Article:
Living into Transformation

Homily for Lent 4, March 31, 2019

Sherman Hesselgrave

Joshua 5:9-12     Psalm 32       2 Corinthians 5:16-21  

Luke 15:1-3, 11b-32

There is no way to write a sermon and be oblivious to what is happening in the world around us. Two weeks ago, on the Ides of March, fifty people lost their lives in a shooting rampage at two New Zealand mosques. Millions turned out around the world to grieve the horrific loss of lives. This week, closer to home, a Muslim woman from Philadelphia was being sworn in as a new state representative in Pennsylvania, and at that legislative session another freshman representative, a Christian, was given the opportunity to offer an invocation. In her minute-and-48-second “prayer” she invoked the name of Jesus 13 times, in such an obviously  targeted way that an offended member in the chamber actually shouted, “Objection!” It was probably foolish of me not to give up Facebook for Lent, since I then felt compelled to find her official FB page and leave a comment. Of course, that released the proverbial Kraken, and a swarm of people who identify as Christian were not going to be convinced that the God of Jews, Christians, and Muslims was, indeed the same God, or that there was anything inappropriate about a politician using the name of Jesus as a cudgel in a secular government setting.

So, when I sat down to work on this sermon, and I started reading today’s parable, I got only as far as “There once was a father who had two sons” before I hit a speed bump. If Jesus had paused at that point in telling the story, what images would have come to mind for his Jewish audience? I immediately thought of two. Abraham had two sons: Isaac and Ishmael. And Isaac had two sons: Jacob and Esau. Ishmael was sent into exile, but for many Muslims is the genealogical link to Abraham. Esau and his trickster brother, Jacob, parted ways on hostile terms after Jacob swindled his older brother out of his birthright. On the eve of their reunion, Jacob has a nightmarish struggle with an angelic being, which earns him a new name: Israel. His fear and anxiety that Esau would settle the score when they met turned out to be for naught, for Esau had let go of his resentment long before.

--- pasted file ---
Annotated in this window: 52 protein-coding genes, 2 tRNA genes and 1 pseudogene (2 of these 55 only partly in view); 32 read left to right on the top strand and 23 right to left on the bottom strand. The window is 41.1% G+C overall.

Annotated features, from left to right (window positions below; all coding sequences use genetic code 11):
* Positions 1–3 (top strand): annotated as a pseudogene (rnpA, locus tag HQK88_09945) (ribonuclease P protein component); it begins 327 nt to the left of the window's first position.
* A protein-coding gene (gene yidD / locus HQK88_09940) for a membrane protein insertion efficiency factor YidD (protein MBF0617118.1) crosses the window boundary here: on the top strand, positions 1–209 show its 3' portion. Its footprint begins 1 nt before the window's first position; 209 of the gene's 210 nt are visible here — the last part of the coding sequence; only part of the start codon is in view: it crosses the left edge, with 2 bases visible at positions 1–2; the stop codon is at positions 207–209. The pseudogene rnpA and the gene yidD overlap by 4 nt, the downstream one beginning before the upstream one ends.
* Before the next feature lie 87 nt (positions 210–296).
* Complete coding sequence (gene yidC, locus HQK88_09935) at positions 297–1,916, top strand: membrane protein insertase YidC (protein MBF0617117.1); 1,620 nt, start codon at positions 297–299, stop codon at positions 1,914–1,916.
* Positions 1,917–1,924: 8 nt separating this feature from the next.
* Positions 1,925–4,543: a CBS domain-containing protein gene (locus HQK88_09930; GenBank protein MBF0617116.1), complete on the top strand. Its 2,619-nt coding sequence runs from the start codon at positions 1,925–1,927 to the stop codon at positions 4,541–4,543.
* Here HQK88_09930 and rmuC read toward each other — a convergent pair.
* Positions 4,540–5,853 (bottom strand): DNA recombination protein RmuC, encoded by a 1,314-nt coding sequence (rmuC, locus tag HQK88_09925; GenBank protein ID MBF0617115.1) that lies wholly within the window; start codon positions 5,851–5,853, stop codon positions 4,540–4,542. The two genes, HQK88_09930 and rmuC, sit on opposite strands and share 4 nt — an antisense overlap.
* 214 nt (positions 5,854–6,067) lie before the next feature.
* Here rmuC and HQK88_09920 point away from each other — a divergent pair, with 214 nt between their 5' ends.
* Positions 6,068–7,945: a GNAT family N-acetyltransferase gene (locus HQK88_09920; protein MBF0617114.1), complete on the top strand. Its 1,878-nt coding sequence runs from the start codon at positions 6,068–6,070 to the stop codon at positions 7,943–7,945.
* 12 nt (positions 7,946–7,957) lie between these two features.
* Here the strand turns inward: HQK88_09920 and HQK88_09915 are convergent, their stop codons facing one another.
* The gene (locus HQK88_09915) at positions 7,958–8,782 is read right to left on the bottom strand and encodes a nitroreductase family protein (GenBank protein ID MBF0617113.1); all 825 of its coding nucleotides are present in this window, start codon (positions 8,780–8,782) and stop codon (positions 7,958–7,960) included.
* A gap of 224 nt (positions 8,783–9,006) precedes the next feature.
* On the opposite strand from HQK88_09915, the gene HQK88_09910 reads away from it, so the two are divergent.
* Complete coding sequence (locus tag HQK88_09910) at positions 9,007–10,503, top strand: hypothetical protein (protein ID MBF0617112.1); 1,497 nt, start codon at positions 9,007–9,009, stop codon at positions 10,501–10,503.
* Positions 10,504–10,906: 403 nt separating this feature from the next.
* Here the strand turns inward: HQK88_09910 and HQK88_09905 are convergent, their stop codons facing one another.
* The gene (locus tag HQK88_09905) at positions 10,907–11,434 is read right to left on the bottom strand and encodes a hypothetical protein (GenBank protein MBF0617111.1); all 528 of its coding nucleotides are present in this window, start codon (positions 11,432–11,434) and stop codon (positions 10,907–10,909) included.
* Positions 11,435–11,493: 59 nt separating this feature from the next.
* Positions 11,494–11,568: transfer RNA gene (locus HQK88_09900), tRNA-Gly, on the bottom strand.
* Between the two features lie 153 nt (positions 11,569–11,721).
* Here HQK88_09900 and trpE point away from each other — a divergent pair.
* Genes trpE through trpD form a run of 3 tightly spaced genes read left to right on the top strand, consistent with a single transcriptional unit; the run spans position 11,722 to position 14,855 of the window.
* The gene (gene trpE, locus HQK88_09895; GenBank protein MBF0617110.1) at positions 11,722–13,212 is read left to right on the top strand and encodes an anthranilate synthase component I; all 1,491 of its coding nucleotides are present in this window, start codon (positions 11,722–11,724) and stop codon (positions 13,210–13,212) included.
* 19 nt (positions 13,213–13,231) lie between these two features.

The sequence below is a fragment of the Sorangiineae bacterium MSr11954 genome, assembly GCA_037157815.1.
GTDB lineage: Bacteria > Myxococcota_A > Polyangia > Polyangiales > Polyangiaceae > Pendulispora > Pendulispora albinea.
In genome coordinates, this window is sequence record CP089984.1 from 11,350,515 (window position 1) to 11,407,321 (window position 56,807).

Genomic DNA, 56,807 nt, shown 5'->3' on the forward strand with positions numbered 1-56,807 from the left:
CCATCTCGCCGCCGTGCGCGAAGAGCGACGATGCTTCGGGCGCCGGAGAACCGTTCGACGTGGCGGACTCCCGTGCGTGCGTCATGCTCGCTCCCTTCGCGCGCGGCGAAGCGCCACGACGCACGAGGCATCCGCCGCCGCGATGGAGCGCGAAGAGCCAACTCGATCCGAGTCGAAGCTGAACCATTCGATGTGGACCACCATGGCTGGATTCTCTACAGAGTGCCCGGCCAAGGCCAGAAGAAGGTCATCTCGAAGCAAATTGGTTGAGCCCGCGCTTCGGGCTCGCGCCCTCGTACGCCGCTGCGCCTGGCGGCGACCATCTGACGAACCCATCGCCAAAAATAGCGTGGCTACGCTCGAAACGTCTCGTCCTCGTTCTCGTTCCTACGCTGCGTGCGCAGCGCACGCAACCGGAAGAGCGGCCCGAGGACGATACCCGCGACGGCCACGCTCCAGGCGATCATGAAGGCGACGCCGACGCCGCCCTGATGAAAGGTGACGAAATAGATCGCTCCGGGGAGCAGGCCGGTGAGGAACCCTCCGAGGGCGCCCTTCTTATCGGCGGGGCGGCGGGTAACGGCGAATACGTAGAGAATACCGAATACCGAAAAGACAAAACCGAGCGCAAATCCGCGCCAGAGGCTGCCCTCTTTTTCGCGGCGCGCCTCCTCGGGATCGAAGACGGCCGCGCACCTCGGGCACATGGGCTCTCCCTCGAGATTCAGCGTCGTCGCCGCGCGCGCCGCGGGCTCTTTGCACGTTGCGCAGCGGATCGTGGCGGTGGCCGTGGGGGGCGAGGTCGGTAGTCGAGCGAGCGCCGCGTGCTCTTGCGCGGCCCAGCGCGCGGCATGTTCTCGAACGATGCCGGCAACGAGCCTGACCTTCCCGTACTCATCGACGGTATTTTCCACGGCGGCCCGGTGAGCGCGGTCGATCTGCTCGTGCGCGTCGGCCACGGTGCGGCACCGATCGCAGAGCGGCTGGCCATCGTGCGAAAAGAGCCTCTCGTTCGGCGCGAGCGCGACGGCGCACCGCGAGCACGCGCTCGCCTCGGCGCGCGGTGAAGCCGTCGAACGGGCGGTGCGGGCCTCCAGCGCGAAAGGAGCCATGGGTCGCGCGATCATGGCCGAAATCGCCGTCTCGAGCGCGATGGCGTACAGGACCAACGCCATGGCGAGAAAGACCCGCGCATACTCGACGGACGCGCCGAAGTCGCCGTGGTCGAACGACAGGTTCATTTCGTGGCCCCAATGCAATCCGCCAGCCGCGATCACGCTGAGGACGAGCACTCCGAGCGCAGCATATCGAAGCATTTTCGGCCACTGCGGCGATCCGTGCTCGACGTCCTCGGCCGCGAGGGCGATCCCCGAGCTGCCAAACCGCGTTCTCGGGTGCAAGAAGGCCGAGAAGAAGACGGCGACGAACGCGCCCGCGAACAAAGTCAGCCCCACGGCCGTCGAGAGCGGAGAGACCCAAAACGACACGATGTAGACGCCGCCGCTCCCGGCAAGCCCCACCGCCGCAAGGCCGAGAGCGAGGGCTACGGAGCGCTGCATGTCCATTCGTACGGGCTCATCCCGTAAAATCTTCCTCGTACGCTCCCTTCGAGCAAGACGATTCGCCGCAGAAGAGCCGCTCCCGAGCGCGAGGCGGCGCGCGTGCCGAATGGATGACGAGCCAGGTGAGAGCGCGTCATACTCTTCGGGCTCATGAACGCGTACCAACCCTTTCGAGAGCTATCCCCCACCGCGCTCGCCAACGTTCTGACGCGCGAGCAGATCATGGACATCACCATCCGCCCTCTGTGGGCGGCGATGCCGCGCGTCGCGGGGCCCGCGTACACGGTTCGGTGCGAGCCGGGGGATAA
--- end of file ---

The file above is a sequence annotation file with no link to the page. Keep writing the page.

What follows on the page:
Estrangement and reconciliation. I found myself seeing the recent violence and religious hate speech toward Muslims in the estrangement within this parable, and I found the outpouring of grief and gestures of solidarity and reconciliation also embedded in this parable, even though I hit a speed bump at “There was once a father who had two sons.”

The apostle Paul, too, in his dealings with the church at the wild, port city of Corinth, reminds the community there of the centrality of the work of reconciliation. “All is from God,” he writes, “by whom and to whom we have been reconciled through Christ. God gave us the servant-work of reconciliation.” No one needs to disabuse me of the difficulty the work of reconciliation represents. Take the first reading, for instance. On the one hand, it is the happy ending the Hebrew slaves dreamt of when they were delivered from slavery in Egypt. All their whining and acting out in the wilderness is now behind them. They have arrived at the promised land. They don’t need to collect daily manna from heaven, because they have made the transition from nomads to farmers. They have moved into land they are claiming for a homeland, and there is no territorial acknowledgement of the people who were there before them.